The Evolution/Revolution of Entertainment Finance: How Blockchain and Tokenization Open New Investment Opportunities


Brian Herskowitz, CCO, Crypto Film Fund

The last decade or so has seen a seismic shift in the entertainment industry. From the evolution of streaming services like Netflix and Hulu to the advent of fan-based crowd investment. 

Up until recently, some things have remained constant: a lack of transparency, a general mistrust, and high-risk combined to keep many investors out of the $720 billion* industry. You can add the record-setting international film box office of $41.5 billion** and you’re talking about serious bank.  And that doesn’t include computer gaming, music, theater, live events or other forms of entertainment. Yet, for a myriad of reasons, few investors are willing to take the gamble and grab their piece of the action. 

But now, with Blockchain technology, and the introduction of tokenization, investors who regularly sat on the sidelines can participate, and feel secure that their investment is less likely to end up funding some director’s weekend-bender in Mexico.

First, is the issue of trust. Hollywood has a reputation for playing fast and loose with budgets and accounting. It can be next to impossible to get a full picture of income from all the different sources that are now available to a filmmaker. Add to that, the difficulty in holding foreign sales and distributors accountable, and you have a perfect storm for unethical bookkeeping.

But the future of financing is now. Access for content creators and security for investors is coming. As the CCO and Co-Founder of Crypto Film Fund (CFF), I have seen how my fellow Co-Founders, CEO Anne Sjoblom, and Syndey Armani, have positioned the company to solve the biggest obstacles to investors taking advantage of the massive revenue generated by worldwide entertainment.  This isn’t simply an evolution, but a revolution in how content will be funded, and how investors will benefit.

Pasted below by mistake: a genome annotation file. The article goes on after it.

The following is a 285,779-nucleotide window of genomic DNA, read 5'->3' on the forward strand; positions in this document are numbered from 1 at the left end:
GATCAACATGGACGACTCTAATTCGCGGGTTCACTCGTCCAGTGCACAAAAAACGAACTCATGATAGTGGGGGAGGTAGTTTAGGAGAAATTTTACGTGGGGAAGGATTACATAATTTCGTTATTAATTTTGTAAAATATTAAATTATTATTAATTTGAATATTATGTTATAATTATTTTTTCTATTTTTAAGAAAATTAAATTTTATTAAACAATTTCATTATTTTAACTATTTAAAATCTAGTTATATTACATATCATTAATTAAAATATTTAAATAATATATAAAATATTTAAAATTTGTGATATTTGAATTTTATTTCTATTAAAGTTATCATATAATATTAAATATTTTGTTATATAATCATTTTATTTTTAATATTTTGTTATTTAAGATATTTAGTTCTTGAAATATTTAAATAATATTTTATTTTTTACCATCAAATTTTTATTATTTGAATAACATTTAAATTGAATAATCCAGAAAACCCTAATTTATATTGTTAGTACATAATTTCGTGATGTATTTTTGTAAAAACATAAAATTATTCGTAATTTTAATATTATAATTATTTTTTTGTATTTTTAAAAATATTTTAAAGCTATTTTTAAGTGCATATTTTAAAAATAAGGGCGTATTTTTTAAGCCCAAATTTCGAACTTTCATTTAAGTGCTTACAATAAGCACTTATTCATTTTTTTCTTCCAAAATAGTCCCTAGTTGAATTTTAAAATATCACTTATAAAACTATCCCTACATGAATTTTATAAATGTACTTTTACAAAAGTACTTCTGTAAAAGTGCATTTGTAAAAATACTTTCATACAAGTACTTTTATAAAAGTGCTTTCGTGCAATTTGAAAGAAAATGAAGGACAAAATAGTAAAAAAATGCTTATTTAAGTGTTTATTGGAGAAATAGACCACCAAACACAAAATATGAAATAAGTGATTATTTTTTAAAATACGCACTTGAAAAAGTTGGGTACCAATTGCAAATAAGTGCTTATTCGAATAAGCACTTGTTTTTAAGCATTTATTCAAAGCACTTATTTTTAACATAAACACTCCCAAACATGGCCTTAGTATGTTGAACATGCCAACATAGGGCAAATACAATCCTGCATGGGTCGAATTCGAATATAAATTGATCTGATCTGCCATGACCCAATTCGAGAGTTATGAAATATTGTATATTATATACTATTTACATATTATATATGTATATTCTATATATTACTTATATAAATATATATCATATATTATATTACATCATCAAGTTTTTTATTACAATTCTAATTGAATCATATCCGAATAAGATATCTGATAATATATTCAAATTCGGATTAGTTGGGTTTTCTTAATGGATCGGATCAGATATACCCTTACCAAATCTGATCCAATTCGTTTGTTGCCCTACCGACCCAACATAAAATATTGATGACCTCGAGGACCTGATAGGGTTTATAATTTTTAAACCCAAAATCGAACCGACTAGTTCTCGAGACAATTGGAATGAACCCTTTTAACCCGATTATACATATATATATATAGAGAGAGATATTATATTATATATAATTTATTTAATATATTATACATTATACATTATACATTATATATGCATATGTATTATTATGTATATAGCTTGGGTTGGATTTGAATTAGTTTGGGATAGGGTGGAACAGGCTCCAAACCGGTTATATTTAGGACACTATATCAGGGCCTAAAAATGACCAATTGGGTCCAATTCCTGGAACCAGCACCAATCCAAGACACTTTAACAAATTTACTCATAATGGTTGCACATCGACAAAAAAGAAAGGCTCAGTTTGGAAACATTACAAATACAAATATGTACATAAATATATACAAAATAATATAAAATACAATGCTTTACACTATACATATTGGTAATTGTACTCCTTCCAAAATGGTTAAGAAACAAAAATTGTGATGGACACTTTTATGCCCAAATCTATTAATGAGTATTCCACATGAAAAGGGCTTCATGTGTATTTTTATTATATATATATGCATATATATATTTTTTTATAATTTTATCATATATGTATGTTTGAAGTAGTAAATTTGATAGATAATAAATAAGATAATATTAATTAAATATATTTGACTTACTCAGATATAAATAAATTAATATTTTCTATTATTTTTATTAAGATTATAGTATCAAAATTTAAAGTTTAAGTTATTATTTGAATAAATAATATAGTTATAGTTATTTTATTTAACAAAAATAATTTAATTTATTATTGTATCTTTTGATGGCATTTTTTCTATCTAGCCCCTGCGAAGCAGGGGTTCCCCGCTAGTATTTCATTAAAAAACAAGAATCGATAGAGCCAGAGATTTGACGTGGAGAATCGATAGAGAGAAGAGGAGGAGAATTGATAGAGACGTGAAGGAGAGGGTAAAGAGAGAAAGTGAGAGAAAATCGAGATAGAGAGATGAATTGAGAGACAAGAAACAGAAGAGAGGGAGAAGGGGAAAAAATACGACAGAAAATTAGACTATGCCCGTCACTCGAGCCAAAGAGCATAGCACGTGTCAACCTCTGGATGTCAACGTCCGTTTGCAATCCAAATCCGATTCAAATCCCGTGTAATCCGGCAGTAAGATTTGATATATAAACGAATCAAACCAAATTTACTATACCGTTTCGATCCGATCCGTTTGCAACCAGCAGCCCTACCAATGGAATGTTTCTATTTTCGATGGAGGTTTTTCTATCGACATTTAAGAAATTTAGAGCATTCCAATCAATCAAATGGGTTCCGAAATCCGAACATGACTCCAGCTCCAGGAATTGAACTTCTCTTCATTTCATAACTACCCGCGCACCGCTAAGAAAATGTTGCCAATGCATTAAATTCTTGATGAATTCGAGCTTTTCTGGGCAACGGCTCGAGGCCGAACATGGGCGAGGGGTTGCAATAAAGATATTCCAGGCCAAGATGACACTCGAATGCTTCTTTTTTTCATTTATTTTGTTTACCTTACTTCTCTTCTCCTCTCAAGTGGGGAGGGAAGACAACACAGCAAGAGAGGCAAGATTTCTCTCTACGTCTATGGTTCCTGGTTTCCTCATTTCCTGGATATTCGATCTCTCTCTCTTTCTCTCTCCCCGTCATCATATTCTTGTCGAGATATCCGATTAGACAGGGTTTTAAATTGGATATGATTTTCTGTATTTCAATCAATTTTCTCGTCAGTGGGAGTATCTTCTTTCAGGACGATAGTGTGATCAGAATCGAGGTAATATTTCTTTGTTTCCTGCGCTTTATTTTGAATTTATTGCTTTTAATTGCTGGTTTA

CFF is a Blockchain Entertainment Investment Platform (BEIP). By creating a platform utilizing BlockChain Technology the funding process becomes transparent, secure, and verifiable. For those of you who are unfamiliar, Blockchain is a shared, unalterable, public ledger for recording transactions, tracking assets and building trust.

When it comes to mitigating risk, CFF shines brightly. First, CFF reviews potential projects for quality and commercial viability. Second, all projects are cross-collateralized. Third, for every project, CFF seeks out the best risk-mitigation and revenue-generating procedures.

Blockchain has the ability to curtail these dubious practices by making the flow of funds transparent. 

Perhaps even more striking is the risk involved in film, TV, music, and other forms of entertainment, and here’s where Blockchain and Tokenizing an investment can turn entertainment funding on its head. Simply put, Tokenization is a highly-secure method of protecting payment credentials, with the data that represents an asset being held in a Blockchain ledger.

In the past, an investor who backed any independent content creator was putting all their eggs into one basket. If the project tanked, they kissed their money goodbye. There was no way to exit gracefully. Even when a film does well there can be an 18-month gap between distribution and reaching profitability, and tracking revenue streams, collection, and audits can be a grueling experience.

At every step of the process, CFF keeps an eye on the investor’s financial well-being. By overcoming the biggest obstacles for successful investing in entertainment, CFF, Blockchain Technology, and Tokenization are the next evolution in film finance. Smart contracts and digital rights management are a clear path to the future of financial security.



About the Author: Brian Herskowitz is a screenwriter, producer, director and the CCO of Crypto Film Fund ( In addition to his serving as CCO of CFF, and writing for movies and TV, Brian is the lead faculty for the prestigious Boston University Writer in Hollywood Program. He has written articles on film finance for MovieMaker Magazine, HorrorNews.Net, Stage 32 and others. His textbook on screenwriting PROCESS TO PRODUCT is available on

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